About the MA Program

Brock’s History Master of Arts Program stands out from other programs by our students’ easy access to faculty and supervisors. Master of Arts students are welcomed into the department’s collegial atmosphere, and are respected as scholars in the regular colloquia that feature invited speakers, faculty, and Master of Arts students presenting their research. We provide a challenging academic program and we support our students so they can succeed.

MA with Major Research Paper (MRP)

  • 3 terms (12 months)
  • Students take Historiography and Historical Method (HIST 5F01), 4 variable-topics half-course seminars (HIST 5V00-HIST 5V79), and the Major Research Paper (HIST 5F80)
  • Most popular option
Paige Groot (BA ’22) and volunteer Pam Mundy (BA ’21) dress a mannequin in a 1900s cycling outfit Mundy recreated for Groot’s latest exhibit. Groot, who will begin in Brock’s Master of Arts in History program this fall, has been putting her history skills to work this summer at the Niagara-on-the-Lake Museum. Photo Credit: The Brock News

MA with Thesis

  • 5 terms (20 months)
  • Students take Historiography and Historical Method (HIST 5F01) plus 2 variable-topics half-course seminars (HIST 5V00-HIST 5V79)
  • Each student enrolled in the MA Thesis course (HIST 5F90) must defend their thesis at a public oral examination
  • By invitation only

MA with Co-op

  • 5 terms (20 months)
  • Students complete the regular MRP-stream academic work, plus:


The History Master of Arts Program offers full-time students the opportunity to gain valuable teaching experience (and income) while they study.  As teaching assistants for first and second year undergraduate courses, Master of Arts students lead, or facilitate, seminars, as well as mark essays and exams. History faculty may also provide research assistantships to MA students.

Professional Development

In the History Master of Arts Program’s historiography/methodology course students are also mentored in their professional development.  They prepare applications to the Humanities Research Institute to engage in a larger community of scholars.  Students are also encouraged to prepare a conference proposal and to present their research at the History Department colloquia, the Annual Mapping New Knowledge conference at Brock, and at various national and international academic conferences.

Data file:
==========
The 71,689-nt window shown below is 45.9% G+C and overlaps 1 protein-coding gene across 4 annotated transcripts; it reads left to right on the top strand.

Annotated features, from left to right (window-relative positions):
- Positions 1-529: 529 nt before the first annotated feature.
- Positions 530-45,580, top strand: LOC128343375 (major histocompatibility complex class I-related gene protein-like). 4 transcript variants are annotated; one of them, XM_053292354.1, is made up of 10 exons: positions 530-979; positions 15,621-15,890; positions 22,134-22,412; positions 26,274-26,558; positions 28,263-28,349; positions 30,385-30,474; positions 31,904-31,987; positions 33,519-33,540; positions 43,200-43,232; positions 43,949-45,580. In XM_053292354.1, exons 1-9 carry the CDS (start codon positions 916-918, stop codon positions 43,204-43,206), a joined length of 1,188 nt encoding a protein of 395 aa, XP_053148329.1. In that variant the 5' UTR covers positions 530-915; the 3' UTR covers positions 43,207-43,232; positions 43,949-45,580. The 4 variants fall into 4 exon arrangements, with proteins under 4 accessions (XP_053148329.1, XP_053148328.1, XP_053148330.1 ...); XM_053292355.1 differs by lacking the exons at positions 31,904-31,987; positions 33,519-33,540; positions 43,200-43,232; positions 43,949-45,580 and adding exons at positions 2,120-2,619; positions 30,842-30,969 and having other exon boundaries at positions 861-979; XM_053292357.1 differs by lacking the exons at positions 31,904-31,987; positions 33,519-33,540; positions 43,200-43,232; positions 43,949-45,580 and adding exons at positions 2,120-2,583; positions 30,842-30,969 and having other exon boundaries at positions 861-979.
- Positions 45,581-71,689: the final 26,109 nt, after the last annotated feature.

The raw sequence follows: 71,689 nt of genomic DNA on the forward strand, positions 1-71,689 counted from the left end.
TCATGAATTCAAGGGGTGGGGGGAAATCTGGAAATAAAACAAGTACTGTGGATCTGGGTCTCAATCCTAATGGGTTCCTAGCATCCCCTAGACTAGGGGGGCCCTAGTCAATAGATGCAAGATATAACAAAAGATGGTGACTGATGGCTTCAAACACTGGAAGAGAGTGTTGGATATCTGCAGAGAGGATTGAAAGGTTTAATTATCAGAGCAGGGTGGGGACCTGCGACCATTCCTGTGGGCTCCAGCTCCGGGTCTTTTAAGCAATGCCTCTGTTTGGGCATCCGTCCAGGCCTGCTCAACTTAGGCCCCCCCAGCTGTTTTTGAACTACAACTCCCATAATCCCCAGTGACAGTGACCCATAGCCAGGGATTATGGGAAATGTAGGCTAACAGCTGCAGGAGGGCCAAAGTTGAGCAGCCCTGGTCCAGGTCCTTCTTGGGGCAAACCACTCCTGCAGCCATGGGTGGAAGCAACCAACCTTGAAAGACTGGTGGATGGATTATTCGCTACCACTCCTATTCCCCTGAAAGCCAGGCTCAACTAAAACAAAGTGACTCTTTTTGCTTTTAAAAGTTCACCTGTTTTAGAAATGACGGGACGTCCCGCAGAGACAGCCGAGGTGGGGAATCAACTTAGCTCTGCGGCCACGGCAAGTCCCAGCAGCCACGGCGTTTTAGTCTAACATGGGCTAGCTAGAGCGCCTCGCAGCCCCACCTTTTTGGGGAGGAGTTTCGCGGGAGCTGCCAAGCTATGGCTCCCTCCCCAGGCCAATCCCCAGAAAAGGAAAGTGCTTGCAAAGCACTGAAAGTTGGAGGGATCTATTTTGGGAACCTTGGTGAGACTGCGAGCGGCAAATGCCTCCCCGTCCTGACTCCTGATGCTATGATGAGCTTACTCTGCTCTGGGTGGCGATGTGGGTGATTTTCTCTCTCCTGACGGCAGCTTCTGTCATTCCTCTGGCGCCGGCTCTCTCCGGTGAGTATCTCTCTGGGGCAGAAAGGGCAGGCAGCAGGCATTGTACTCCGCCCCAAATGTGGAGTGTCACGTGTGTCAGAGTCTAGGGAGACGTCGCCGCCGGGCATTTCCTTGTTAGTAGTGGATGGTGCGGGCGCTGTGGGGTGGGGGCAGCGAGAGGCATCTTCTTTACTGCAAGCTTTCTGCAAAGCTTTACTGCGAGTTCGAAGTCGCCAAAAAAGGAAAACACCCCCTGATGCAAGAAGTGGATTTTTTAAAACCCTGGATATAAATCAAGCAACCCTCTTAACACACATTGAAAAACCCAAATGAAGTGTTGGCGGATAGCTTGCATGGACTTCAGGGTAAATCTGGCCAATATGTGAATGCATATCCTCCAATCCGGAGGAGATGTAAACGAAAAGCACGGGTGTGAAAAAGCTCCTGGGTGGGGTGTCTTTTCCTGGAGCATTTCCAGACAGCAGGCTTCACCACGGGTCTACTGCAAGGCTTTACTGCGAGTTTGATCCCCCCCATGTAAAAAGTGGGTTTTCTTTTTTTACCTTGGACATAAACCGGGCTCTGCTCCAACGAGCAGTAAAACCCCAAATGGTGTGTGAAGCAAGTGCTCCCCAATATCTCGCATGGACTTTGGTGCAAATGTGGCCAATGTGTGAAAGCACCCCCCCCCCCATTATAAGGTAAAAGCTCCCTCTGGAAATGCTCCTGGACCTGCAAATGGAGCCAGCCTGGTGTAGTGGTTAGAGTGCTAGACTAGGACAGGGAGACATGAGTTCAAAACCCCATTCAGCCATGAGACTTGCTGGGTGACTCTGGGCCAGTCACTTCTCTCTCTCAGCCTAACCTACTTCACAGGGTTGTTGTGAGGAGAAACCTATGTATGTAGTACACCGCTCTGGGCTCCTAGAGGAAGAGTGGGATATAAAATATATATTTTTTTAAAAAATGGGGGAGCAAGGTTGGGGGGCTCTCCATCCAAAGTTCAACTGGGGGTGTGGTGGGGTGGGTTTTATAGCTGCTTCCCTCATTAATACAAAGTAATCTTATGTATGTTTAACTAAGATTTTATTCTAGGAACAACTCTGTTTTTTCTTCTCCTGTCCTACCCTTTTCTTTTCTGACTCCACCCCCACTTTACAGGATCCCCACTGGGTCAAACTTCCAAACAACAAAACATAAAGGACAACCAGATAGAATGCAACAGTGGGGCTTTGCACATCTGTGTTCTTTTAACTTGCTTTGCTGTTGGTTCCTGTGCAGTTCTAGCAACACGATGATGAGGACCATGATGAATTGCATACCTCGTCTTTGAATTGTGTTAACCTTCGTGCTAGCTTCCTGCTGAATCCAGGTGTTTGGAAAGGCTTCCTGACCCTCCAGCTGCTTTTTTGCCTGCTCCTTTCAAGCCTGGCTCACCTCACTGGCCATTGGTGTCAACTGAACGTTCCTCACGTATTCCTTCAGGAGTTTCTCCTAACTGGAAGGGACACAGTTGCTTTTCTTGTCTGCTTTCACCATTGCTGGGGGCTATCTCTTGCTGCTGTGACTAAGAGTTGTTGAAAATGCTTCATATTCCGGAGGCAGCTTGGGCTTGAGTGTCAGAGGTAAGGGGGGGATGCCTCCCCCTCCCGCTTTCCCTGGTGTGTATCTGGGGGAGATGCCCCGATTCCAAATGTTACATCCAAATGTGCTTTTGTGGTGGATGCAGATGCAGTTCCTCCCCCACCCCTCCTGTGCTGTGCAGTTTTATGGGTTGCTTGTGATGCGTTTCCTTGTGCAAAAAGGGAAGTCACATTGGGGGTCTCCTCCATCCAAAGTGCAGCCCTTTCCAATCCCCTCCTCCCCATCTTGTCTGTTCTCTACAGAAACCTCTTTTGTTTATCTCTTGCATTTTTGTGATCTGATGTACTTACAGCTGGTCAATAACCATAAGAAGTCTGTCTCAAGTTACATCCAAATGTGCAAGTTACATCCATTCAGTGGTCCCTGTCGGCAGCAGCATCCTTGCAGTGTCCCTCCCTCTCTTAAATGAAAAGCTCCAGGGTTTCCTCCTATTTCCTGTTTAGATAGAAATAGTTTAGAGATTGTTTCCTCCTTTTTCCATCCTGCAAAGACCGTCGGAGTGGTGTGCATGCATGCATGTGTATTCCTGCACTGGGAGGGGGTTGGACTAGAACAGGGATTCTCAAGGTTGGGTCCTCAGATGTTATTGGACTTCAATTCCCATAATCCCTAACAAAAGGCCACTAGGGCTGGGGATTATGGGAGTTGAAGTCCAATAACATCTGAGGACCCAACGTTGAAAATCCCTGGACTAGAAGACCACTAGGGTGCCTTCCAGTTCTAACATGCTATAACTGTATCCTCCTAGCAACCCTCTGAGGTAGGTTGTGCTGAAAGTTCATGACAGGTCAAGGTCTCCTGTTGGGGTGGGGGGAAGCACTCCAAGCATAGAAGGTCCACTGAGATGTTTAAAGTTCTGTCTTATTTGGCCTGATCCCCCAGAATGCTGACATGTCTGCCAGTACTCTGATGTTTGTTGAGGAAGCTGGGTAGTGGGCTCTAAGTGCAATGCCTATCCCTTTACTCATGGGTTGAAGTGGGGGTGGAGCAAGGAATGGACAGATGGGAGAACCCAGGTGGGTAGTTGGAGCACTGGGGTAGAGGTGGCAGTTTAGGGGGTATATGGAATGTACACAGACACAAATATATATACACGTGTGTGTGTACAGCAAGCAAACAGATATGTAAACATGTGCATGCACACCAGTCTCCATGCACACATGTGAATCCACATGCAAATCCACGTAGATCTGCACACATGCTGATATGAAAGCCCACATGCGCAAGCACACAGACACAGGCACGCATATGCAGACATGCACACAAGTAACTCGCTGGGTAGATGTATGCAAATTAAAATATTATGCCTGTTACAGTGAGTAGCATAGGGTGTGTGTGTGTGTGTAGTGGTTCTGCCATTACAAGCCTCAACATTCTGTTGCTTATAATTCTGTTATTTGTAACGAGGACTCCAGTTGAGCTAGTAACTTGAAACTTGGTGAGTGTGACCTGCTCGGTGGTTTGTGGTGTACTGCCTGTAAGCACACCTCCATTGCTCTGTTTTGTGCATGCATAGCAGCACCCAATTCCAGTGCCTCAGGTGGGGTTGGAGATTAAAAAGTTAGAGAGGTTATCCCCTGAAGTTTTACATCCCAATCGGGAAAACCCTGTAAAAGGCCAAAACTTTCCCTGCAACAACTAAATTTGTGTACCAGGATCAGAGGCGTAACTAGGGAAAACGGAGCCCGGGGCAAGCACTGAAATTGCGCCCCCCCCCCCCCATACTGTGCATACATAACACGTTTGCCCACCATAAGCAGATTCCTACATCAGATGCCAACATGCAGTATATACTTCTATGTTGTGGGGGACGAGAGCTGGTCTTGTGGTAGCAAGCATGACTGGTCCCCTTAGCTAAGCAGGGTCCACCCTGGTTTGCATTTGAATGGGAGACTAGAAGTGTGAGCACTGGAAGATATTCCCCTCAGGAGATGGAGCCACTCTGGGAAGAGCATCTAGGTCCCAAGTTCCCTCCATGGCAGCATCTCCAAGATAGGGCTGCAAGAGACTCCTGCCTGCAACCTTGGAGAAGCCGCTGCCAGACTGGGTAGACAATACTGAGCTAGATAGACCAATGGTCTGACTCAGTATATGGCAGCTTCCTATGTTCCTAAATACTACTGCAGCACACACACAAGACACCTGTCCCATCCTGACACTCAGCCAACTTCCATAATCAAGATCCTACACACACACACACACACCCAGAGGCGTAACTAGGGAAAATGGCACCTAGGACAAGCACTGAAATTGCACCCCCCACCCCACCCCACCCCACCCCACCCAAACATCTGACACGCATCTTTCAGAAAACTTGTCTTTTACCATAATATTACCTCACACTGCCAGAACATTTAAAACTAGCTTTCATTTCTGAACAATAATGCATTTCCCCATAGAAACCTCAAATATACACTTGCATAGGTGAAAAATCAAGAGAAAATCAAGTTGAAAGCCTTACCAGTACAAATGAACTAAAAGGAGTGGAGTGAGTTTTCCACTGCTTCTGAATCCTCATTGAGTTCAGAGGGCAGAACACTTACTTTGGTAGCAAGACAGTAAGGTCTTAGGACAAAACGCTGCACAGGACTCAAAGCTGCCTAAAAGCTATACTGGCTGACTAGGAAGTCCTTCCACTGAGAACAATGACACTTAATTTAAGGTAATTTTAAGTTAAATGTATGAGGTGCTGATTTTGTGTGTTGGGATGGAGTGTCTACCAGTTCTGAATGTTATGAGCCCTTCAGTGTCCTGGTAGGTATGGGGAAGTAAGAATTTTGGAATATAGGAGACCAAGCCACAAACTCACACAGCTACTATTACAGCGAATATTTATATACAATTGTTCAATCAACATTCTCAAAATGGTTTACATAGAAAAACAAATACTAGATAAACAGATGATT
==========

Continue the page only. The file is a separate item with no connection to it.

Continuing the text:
The History Master of Arts program cultivates skills that employers want: critical reading and analysis, excellent written and oral communication, the ability to understand and organize large amounts of information into logical and cogent presentations.  The History Master of Arts program helps students and employers recognize and apply these skills in the workplace.

Matthew Melnyk (BA Honours, History & Philosophy, 2007; MA History, 2008) was honoured at the Business Link Media Group’s annual 40 Under Forty Business Achievement Awards for 2023. The award recognizes “individuals under the age of 40 who make significant positive contributions to the local economy, community, and business ecosystem.” Photo credit: The Brock News

Research Support

Office space is provided for History Master of Arts students in the History Department.  This shared facility provides space for our Master of Arts students to work and gather. Students are also provided with space to meet with their undergraduate students as part of teaching responsibilities. The Master of Arts program provides our students with financial support for conference travel and research expenses.  Computers, printers, scanners, and photocopiers for research and teaching are available.

Possible MA Supervisors

Please view the list of faculty members in the History department. They are all available for supervision.

MA Program Statistics

MRP:                 90.91%
Co-op MRP:        4.55%
Thesis:                4.55%

There were a diverse range of responses from a wide variety of options. Responses included the following fields:

Education: 32%
Still in school: 18%
Finance: 9%
Heritage: 9%
Business: 9%
Recreation: 9%
Media/Journalism: 5%
Not working: 5%
Other industry/field: 5%

The majority of respondents were working in education or still in school themselves.

Archaeologist Kimberly Monk (standing at back of trench, with headset) walks visitors through the Shickluna Shipyard site while a group of field school participants (front) continue excavation of a 19th-century boat house.